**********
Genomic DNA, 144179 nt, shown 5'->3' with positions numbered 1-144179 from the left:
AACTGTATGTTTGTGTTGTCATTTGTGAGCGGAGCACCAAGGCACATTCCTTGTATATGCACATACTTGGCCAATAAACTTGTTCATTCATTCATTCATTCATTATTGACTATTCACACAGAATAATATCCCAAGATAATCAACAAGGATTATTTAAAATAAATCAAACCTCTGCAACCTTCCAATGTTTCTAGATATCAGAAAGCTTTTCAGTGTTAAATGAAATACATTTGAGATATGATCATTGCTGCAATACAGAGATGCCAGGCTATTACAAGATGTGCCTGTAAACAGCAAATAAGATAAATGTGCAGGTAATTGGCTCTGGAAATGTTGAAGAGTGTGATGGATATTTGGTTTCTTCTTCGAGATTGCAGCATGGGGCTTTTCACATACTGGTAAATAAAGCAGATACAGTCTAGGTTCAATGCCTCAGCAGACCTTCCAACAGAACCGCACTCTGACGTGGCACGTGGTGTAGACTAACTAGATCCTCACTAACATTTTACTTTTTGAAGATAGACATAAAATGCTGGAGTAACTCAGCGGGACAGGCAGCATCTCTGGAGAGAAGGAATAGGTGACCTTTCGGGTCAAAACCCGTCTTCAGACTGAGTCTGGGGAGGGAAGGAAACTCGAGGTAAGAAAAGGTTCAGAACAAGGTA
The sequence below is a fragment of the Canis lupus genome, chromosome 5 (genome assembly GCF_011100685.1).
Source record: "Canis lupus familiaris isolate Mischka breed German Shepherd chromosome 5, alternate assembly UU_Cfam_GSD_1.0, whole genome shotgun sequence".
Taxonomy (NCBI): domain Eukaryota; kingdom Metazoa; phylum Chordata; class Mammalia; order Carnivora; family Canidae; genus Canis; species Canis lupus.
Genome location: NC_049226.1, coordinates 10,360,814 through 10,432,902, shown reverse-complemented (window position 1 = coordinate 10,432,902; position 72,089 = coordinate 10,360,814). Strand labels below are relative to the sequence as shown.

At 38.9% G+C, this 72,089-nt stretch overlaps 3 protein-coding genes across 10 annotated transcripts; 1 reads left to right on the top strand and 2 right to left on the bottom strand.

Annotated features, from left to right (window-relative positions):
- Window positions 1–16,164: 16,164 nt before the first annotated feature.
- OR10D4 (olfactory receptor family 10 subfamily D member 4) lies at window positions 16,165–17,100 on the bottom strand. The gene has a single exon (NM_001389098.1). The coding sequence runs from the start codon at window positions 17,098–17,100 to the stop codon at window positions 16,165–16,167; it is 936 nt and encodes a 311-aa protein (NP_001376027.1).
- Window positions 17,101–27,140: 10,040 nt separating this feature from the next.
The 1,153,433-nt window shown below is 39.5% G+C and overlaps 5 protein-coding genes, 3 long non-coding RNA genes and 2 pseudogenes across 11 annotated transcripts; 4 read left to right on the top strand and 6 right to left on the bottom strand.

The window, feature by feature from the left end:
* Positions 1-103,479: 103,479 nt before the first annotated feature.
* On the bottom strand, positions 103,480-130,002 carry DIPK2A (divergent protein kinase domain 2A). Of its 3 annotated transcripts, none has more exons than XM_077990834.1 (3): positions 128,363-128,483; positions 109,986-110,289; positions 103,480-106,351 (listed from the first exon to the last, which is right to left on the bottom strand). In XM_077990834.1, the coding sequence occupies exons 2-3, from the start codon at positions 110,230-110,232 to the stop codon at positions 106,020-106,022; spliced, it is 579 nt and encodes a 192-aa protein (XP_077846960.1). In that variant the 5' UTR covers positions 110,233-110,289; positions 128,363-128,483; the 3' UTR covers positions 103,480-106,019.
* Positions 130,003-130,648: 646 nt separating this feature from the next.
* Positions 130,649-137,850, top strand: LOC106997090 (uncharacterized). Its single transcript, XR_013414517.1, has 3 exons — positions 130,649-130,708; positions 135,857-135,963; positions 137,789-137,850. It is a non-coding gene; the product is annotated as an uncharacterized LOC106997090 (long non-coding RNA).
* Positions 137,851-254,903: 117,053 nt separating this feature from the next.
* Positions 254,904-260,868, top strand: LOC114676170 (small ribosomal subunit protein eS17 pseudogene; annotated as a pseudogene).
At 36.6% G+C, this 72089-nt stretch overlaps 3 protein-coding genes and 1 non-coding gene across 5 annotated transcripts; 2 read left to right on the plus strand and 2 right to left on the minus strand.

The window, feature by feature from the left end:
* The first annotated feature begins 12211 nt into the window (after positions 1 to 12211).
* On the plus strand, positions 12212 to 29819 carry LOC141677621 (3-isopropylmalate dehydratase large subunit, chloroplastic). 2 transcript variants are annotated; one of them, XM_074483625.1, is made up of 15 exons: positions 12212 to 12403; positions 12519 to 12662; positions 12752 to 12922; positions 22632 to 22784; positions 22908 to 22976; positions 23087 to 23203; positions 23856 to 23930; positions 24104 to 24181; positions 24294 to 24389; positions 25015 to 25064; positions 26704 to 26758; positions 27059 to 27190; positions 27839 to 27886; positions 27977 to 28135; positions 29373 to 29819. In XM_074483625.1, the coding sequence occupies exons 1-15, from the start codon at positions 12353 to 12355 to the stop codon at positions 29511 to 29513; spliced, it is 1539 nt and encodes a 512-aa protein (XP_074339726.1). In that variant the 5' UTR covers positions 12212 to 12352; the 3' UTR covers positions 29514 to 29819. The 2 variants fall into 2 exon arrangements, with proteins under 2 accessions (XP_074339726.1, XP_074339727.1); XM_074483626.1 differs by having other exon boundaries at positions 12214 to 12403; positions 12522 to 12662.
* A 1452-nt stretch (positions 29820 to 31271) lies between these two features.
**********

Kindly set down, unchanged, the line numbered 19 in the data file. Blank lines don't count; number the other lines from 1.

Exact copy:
* Positions 254,904-260,868, top strand: LOC114676170 (small ribosomal subunit protein eS17 pseudogene; annotated as a pseudogene).